New High-Tech Contraception Will Deliver Birth Control On Demand For Up To 16 Years


Millennial women may soon have a new high-tech birth control option that beats the daily pill: a small remote-operated implant that lasts up to 16 years and can be turned on and off over a wireless connection.

The Bill and Melinda Gates Foundation is funding a project that aims to explore new forms of birth control, and the remote control implant would be the first hormone-based option that lasts more than five years. Traditional birth control — namely the pill and condoms — have proven to be less effective because of improper use. Condom use as the sole form of birth control is on the decline, with only about 5 percent of men using them regularly. And it’s easy to forget to take a pill at the same time everyday (it’s also rendered ineffective if the woman is taking other medications such as antibiotics).

The wireless “pill” is set to hit the market by 2018 with pre-clinical trials starting next year, MIT Technology Review first reported. Women would get the chip implanted under the skin on the upper arm, abdomen or buttocks.

Using a wireless remote, women get a 30 micrograms daily dose of common birth control hormone levonorgestrel for up to 16 years with no need for refills. Patients would also be able to stop the birth control at any time without making a trip to the doctor to get the implant removed.

The Gates Foundation has a track record for improving birth control methods. In November, the foundation held a “build a better condom” contest, receiving nearly 1,000 applications. The $1 million contest’s goal was to encourage applicants to design a condom that preserves pleasure for both partners so that people would actually use it.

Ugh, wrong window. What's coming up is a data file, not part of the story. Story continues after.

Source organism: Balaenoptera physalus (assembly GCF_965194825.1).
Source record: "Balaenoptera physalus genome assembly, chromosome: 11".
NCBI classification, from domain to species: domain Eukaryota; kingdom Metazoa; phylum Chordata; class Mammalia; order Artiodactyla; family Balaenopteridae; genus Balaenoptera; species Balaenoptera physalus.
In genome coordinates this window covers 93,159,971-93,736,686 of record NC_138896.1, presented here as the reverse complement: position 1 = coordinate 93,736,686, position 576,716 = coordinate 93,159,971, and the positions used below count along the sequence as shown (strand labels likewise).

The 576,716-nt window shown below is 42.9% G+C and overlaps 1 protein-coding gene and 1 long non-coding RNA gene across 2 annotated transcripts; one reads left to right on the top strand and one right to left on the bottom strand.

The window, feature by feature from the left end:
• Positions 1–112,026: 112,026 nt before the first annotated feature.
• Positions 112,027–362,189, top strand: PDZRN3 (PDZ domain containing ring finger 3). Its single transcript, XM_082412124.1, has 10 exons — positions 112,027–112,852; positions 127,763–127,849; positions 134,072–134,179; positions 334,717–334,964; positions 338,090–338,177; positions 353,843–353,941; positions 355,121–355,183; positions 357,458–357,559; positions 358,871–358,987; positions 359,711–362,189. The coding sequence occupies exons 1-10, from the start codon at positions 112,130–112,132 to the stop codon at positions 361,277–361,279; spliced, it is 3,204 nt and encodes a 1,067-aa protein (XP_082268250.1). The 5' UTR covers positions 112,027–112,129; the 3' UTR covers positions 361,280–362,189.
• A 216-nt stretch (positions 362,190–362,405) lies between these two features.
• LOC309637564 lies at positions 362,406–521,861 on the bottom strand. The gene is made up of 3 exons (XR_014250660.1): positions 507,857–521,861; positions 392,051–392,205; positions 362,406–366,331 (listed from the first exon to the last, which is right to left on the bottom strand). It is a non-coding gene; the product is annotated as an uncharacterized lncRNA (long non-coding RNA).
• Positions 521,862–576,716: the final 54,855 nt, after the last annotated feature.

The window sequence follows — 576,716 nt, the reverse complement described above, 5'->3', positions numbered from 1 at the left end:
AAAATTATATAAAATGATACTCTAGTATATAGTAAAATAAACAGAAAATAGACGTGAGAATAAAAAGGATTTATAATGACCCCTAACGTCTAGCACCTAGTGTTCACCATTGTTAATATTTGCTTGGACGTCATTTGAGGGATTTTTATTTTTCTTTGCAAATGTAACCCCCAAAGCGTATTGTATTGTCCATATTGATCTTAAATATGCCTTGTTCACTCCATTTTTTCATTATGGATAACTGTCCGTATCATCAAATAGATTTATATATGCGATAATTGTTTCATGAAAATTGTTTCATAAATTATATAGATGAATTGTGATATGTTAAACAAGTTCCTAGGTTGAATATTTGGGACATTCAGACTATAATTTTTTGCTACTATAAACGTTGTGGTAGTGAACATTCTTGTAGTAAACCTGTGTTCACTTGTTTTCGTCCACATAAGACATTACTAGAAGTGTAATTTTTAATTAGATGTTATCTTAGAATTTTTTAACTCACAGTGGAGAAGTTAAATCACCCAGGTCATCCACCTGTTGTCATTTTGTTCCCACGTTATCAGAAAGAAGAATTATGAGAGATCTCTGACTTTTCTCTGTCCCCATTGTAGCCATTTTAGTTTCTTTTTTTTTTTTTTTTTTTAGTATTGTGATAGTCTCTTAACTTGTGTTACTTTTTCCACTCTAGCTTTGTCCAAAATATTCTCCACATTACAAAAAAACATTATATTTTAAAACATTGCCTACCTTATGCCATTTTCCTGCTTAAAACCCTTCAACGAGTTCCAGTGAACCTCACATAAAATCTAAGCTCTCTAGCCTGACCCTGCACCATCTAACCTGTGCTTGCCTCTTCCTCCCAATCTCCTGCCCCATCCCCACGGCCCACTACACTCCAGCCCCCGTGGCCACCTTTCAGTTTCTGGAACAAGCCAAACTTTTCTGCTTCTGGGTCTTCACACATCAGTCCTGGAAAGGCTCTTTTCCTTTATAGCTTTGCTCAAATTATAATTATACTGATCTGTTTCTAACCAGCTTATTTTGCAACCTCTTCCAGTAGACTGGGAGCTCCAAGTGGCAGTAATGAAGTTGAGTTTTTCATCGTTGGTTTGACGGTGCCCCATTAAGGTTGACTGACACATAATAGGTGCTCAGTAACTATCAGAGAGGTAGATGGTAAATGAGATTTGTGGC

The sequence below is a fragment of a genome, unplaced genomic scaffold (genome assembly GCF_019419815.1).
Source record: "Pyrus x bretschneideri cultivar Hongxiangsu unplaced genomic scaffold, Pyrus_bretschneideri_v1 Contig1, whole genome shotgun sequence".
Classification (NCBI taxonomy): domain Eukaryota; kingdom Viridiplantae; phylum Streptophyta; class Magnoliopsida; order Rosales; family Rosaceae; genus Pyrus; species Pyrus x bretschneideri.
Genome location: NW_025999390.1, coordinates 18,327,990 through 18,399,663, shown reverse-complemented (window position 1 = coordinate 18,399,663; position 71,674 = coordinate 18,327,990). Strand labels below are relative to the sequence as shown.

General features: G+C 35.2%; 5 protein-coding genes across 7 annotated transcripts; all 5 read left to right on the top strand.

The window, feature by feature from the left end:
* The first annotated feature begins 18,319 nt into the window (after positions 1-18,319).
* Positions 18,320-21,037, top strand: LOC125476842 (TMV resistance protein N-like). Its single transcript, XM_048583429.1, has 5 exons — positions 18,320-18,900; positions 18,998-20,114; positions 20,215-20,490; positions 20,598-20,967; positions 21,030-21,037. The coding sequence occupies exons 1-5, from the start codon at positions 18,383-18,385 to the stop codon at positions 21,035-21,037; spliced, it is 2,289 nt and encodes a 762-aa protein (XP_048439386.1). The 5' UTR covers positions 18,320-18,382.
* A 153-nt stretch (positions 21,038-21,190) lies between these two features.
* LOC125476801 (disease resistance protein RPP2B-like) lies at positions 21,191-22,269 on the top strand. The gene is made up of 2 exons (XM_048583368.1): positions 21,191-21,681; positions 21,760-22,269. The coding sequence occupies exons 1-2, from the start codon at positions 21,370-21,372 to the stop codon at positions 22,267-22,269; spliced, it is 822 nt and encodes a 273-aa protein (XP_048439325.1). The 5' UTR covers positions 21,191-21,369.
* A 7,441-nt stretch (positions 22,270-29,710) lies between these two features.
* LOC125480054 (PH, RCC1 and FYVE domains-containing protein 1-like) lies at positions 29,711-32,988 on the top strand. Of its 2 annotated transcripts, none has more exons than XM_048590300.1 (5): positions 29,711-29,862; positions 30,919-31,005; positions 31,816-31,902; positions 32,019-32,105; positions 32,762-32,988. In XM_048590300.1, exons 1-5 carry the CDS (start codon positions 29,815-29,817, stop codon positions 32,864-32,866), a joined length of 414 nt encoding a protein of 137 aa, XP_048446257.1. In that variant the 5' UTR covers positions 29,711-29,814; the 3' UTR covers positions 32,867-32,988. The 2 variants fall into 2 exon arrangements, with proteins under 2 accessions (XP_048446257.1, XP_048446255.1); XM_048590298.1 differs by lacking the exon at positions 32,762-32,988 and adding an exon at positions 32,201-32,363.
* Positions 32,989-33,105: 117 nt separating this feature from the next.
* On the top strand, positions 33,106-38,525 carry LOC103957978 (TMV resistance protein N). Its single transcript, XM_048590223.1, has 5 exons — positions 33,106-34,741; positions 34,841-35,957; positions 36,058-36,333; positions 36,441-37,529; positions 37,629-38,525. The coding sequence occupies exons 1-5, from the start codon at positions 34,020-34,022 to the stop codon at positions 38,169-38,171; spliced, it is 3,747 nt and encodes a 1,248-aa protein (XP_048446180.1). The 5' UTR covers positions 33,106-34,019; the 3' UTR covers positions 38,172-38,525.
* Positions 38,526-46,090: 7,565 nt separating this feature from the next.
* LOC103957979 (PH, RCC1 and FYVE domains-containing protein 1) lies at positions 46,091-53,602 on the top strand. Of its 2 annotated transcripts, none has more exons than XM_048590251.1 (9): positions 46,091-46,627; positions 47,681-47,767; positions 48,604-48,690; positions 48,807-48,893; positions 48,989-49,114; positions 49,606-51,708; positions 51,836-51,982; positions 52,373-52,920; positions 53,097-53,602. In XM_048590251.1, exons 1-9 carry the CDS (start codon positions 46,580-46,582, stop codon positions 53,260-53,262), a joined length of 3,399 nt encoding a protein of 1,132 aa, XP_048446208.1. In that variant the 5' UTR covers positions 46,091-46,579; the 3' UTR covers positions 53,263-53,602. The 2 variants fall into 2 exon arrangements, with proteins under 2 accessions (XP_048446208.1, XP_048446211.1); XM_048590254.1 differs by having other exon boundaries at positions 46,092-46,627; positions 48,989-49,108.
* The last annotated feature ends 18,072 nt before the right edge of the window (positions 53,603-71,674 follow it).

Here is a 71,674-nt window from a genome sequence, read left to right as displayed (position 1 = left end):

However, the new project also raises some privacy and security concerns. Because the chip runs on a wireless connection, like many medical devices, it’s vulnerable to hacking. Hackers can commandeer devices, such as a bluetooth headset or electronic key fob, by tapping into their wireless connection. Medical devices are especially susceptible because their malfunctioning can be life-threatening. A study found that drug infusion pumps that dispensed morphine drips, antibiotics and chemotherapy drugs could be hacked and have the dosages changed or turned off completely, Wired recently reported. Cybersecurity experts have also remotely hacked into an insulin pump to demonstrate that someone could give a person a fatal overdose without even being in the same room.

The Food and Drug Administration has warned that “[m]any medical devices contain configurable embedded computer systems that can be vulnerable to cybersecurity breaches.” Because these devices are “increasingly interconnected, via the Internet, hospital networks, other medical device, and smartphones, there is an increased risk of cybersecurity breaches, which could affect how a medical device operates.”

As wireless medical devices become more common, manufacturers will need to take more security precautions, such as encrypting the chip’s data flow. Moreover, any remote control drug delivery poses additional risks if the manufacturer makes an error, like programming the wrong dosage or administering the wrong drug.